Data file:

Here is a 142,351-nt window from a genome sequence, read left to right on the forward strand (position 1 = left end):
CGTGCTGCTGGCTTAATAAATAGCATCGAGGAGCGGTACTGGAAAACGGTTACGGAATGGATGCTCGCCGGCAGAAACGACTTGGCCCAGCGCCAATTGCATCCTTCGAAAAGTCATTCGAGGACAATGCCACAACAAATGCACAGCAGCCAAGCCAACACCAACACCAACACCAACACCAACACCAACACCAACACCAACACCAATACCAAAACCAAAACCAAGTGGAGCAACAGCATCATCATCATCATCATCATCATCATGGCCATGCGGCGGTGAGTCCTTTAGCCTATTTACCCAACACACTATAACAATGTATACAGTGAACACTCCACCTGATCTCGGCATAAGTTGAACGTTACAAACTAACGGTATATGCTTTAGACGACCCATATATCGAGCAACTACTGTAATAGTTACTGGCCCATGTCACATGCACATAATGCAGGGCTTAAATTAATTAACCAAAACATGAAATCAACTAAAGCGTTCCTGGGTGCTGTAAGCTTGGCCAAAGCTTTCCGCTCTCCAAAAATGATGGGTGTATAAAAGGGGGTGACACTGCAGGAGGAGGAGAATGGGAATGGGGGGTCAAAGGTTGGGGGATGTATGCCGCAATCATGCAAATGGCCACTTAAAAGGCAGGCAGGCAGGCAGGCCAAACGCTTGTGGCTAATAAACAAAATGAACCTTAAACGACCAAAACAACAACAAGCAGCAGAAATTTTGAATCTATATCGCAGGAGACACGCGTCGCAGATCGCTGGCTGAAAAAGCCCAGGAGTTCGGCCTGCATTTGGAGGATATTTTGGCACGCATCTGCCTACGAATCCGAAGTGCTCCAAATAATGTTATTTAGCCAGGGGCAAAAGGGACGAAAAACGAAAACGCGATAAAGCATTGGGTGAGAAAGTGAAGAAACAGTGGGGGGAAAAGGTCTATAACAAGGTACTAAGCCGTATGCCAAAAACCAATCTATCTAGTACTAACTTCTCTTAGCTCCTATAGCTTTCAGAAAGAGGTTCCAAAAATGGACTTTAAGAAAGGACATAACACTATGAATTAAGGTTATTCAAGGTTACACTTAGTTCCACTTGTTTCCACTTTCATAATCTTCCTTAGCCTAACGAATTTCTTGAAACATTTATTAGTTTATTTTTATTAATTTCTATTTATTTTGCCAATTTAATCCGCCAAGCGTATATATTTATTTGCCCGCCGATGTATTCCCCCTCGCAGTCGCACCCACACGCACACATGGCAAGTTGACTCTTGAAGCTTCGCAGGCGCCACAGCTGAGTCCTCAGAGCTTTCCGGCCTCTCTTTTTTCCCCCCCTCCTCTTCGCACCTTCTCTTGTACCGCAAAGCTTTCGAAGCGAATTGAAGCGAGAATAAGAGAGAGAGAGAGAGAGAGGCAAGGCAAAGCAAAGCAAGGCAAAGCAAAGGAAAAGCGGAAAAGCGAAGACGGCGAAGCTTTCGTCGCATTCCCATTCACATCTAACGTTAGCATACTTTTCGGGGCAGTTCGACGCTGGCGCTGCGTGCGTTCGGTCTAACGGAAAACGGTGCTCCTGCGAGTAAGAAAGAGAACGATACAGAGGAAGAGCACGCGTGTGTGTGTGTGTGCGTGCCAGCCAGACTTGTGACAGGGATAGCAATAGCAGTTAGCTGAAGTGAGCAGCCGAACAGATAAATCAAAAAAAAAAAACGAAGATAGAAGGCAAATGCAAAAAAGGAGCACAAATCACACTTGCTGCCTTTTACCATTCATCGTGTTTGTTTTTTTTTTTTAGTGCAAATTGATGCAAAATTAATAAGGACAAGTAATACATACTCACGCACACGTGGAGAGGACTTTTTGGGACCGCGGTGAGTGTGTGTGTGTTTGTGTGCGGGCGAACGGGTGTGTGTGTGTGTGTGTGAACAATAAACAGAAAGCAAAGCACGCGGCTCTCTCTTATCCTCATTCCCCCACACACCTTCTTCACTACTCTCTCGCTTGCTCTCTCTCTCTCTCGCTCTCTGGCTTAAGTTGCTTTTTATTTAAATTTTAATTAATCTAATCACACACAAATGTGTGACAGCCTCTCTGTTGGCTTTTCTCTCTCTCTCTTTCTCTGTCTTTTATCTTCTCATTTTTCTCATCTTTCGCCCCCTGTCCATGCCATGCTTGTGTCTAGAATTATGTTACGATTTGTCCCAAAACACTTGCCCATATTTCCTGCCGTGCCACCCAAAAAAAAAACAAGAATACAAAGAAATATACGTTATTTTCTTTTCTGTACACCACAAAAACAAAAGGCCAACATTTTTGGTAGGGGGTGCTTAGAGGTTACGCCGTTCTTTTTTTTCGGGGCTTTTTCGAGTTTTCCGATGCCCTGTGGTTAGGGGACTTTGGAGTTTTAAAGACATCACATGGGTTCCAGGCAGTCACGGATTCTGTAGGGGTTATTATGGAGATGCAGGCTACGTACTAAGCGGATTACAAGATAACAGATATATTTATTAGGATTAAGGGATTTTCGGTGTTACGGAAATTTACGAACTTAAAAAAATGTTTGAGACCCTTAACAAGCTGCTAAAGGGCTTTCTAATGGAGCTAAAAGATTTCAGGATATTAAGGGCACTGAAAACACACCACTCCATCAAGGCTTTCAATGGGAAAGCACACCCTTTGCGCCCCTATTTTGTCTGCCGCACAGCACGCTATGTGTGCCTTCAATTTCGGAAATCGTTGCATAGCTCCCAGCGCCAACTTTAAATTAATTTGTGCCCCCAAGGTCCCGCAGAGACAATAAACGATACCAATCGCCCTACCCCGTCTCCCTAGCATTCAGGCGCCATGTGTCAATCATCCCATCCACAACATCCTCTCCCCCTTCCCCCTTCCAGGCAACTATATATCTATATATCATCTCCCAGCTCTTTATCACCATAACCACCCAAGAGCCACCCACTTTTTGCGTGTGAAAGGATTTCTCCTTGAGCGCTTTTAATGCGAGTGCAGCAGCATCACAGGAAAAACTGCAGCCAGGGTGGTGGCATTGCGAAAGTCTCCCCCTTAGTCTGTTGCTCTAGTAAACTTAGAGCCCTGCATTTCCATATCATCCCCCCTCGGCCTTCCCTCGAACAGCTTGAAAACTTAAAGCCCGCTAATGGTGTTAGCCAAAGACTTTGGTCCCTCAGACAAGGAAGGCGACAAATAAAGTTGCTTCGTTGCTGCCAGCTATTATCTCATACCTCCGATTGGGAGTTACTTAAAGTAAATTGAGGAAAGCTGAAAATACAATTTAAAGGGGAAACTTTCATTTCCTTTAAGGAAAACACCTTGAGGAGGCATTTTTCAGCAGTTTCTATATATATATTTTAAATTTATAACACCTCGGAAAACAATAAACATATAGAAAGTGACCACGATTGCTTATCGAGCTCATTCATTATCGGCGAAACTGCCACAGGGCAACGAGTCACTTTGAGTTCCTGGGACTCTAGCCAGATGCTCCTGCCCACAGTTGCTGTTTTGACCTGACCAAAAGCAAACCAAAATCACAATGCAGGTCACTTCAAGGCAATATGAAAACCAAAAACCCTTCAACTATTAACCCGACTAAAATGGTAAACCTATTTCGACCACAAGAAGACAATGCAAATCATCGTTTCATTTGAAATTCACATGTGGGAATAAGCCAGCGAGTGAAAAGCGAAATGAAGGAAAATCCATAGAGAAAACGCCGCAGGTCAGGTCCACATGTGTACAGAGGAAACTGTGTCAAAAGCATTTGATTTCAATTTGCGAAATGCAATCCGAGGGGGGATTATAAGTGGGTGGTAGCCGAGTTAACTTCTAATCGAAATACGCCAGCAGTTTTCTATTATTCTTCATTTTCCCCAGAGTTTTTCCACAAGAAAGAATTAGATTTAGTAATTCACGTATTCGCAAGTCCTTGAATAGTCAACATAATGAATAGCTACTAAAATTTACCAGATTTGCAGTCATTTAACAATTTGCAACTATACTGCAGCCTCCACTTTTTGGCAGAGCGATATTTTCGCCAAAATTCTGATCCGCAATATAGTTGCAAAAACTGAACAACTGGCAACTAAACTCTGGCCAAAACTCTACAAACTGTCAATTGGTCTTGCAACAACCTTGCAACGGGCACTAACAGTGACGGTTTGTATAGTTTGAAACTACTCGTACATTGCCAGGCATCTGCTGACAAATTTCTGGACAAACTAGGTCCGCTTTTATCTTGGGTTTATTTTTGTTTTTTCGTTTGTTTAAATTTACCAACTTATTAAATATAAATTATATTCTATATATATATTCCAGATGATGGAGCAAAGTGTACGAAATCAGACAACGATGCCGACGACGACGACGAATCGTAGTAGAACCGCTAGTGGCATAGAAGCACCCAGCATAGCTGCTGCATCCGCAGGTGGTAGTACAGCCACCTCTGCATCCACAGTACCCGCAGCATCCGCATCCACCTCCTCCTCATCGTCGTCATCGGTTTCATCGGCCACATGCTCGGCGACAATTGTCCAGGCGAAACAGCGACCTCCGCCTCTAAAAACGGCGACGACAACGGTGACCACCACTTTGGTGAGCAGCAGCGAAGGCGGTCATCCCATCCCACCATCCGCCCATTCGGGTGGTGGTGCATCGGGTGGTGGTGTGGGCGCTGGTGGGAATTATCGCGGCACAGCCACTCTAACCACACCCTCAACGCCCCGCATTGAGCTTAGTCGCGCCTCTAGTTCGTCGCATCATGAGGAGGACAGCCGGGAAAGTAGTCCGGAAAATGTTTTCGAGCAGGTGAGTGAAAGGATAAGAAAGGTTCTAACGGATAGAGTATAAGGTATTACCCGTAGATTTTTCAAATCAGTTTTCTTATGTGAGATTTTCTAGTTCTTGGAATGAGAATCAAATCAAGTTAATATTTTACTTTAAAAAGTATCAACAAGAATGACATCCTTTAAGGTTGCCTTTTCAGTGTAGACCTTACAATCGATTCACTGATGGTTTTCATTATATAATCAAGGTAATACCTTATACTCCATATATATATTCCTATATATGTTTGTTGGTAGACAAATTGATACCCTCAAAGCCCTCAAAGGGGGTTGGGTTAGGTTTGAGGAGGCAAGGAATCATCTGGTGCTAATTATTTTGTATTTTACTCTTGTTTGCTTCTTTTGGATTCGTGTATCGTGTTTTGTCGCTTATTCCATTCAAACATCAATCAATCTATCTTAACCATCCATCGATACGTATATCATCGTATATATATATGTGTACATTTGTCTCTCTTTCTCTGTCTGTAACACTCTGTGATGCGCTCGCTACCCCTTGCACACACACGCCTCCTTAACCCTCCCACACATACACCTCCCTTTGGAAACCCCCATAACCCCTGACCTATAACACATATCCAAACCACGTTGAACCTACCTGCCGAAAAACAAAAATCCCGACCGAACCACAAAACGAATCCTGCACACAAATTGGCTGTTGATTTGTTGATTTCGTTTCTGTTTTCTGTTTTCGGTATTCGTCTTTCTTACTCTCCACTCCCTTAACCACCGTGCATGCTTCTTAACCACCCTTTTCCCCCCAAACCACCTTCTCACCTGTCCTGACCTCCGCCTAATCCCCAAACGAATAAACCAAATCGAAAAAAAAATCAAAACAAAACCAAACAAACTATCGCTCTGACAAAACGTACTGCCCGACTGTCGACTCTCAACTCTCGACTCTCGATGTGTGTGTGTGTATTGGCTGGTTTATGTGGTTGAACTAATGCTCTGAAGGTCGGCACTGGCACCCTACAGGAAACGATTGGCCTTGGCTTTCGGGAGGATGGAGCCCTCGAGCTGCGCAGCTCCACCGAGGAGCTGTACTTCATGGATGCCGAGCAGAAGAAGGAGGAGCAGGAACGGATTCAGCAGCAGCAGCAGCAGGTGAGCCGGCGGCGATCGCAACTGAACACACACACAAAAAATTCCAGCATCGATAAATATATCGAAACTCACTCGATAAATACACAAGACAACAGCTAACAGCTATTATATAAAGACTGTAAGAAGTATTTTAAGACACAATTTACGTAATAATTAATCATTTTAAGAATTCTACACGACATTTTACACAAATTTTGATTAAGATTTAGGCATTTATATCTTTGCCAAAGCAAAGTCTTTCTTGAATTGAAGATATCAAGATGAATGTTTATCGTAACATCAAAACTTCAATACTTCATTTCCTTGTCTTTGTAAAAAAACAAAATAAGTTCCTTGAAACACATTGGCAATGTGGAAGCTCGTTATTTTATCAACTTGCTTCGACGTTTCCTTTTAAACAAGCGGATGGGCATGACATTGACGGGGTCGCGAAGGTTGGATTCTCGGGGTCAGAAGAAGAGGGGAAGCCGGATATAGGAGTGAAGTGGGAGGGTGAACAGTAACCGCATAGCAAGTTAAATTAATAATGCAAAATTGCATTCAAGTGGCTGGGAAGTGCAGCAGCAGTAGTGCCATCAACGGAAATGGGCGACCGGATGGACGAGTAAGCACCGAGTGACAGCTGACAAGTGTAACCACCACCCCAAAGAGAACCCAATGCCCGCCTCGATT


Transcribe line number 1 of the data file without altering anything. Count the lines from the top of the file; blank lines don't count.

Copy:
Here is a 142,351-nt window from a genome sequence, read left to right on the forward strand (position 1 = left end):